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Linear regression with one variable through LMS algorithm

Rodrigo Barbosa de Santis May 21, 2019

1 Introduction

One of the most explored problem in machine learning literature so far is the linear regression, that consists in approximating the straight line – or function – that better fits a set of given points. Thus, we can use the traced line to predict outcomes for unknown values. Several methods have been proposed for linear regression so far, including geometric, mathematics and computational approaches. In this study, it is applied the Least Square algorithm for addressing this particular problem.

2 Materials and methods

2.1 Linear Regression

Linear Regression is one of the oldest and most widely used predictive model in the field of Machine Learning. It approximates a linear function for representing the expected results for unknown data. (Principe et al., 1999) In the present work, a simple linear model with one variable is adopted for fitting the data, shown in Table 1 and plotted in Fig. 1.

Table 1: Regression data

 x 1 2 3 4 5 6 7 8 9 10 11 12 d 1.72 1.9 1.57 1.83 2.13 1.66 2.05 2.23 2.89 3.04 2.72 3.18

Figure 1: Plot of x versus d

The model is expressed by (Principe et al., 1999)

 d i = wx i + b + ϵ i = y i + ϵ i (1) where d, x, y and ϵ are the desired, predictor, linearly fitted and error values for each i = 1, 2, w is the line slope and b is the bias. , N , respectively,

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In most instances, it is not possible to find a straight line which fits all values. Therefore, a criterion is determined for estimate which parameters present the best performance on this task. The mean square error (MSE) is one of the most common adopted criterion, calculated by (Principe et al., 1999)

J =

1

2N

N

i=1

ϵ

2

i

(2)

where J is the average sum of square errors and N the amount of sample data to be fitted.

2.2 Least Mean Square (LMS)

The Least Mean Square (LMS) is a parameter search algorithm which minimizes the difference between the linear system output y and the desired response d. The function J(w), called the performance surface – see Fig. 2.2) – is an important tool that helps to visualize how the adaptation of the weights affects the MSE. (Principe et al., 1999)

Figure 2: Performance surface for the regression problem

As our main goal is finding a w that minimizes the J function, each is iteratively calculated, by the Eq. (3),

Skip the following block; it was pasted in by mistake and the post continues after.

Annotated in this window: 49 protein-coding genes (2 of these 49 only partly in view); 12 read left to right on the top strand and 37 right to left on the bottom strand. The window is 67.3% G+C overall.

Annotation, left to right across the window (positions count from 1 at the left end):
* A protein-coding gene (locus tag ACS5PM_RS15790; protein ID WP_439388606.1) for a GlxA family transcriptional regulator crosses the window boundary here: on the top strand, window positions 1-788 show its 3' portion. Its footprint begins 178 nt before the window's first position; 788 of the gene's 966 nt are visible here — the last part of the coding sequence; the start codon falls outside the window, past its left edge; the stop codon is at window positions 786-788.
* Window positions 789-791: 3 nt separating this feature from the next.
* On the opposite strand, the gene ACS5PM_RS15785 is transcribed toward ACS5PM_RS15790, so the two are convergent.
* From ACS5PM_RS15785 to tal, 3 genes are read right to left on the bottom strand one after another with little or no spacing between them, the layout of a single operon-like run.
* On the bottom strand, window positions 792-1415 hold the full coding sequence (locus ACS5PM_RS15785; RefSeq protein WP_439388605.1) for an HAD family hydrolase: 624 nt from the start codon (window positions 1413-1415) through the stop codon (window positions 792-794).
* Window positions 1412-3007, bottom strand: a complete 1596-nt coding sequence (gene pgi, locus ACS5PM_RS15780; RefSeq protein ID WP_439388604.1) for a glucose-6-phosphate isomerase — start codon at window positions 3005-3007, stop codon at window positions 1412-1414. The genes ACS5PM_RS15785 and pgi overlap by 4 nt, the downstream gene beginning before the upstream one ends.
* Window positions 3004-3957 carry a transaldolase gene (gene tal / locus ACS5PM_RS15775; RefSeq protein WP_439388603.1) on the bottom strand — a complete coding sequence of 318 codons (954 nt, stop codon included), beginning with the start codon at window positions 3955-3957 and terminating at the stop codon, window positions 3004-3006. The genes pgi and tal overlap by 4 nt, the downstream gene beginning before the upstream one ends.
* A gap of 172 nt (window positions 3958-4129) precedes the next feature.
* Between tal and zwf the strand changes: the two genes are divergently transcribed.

where k = 1, 2,

, k number of training iterations (or epochs), η is the step size (or learning rate).

by

(3)

The gradient of the performance surface w J(k) is a vector that points toward direction of maximum J, given

w(k + 1) = w(k) ηw J(k)

w J =

w ∂J ≈ −ϵ(k)x(k).

(4)

and ϵ(k) is the residual error calculated by ϵ i = d i (b + wx i ). Substituting Eq. (4) in Eq. (3), we obtain the final equation of LMS algorithm: (Principe et al., 1999)

(5)

The procedure is executed for n epochs with a fixed learning rate η for approximate result for the weights w . Depending on the initial values and the learning rate, the solution can or cannot converge to a result. One common phenomena faced when η value is too large, is known as rattling, where the algorithm achieves a unstable non-optimal solution (Principe et al., 1999).

w(k + 1) = w(k) + ηϵ(k)x(k).

3 Development

The algorithm is implemented using Python 2.7.8 (Van Rossum, 1998), including the following libraries:

1. NumPy (http://www.numpy.org/) – A large set of funcations that allows arrays manipulation;

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2. PyLab (https://pypi.python.org/pypi/pylab/) – A scientific library, which provides a group of graphic and chart functions.

The parameters set for the method are summarized in Table 2. All weights w were initialized as 0.00.

Table 2: Parameters set for LMS algorithm

Learning rate 0.1

Epochs

100

0.01

1,000 10,000

0.001

4 Results

The first result, obtained utilizing epochs = 1, 000 and learning rate = 0.01, is shown in Figure 4. The model is described by the linear function f (x) = 0.1568x + 1.1918, with error J = 0.0360.

Figure 3: Linear model adjusted by the algorithm

Varying the learning rate to 0.1 resulted into an execution error, returning no values for the weights, whilst adopting 0.001 performed a worse solution than the one previously found, with J = 0.1550. The same sensitivity analysis was performed for the number of epochs: increasing it to 10, 000, the method found a slightly better model with J = 0.0336, while lowering it to 100 presented error substantially higher – J = 0.1550.

5 Conclusion

Although the LMS algorithm does not present an analytical solution for the linear regression model, it provides a satisfactory approximation that can be iteratively found in many different application. There are some limitations in the method, as depending on the initial weights it can converge for a local but not global solution, or start rattling and not converging at all. But these are known issues treated by other and the method is also quite important for introducing some concepts developed in other machine learning methods

References

Principe, J. C., Euliano, N. R., & Lefebvre, W. C. (1999). Neural and adaptive systems: fundamentals through simulations with CD-ROM. John Wiley & Sons, Inc

Van Rossum, G. (1998). Python: a computer language. Version 2.7.8. Amsterdam, Stichting Mathematisch Cen- trum. (http://www.python.org).

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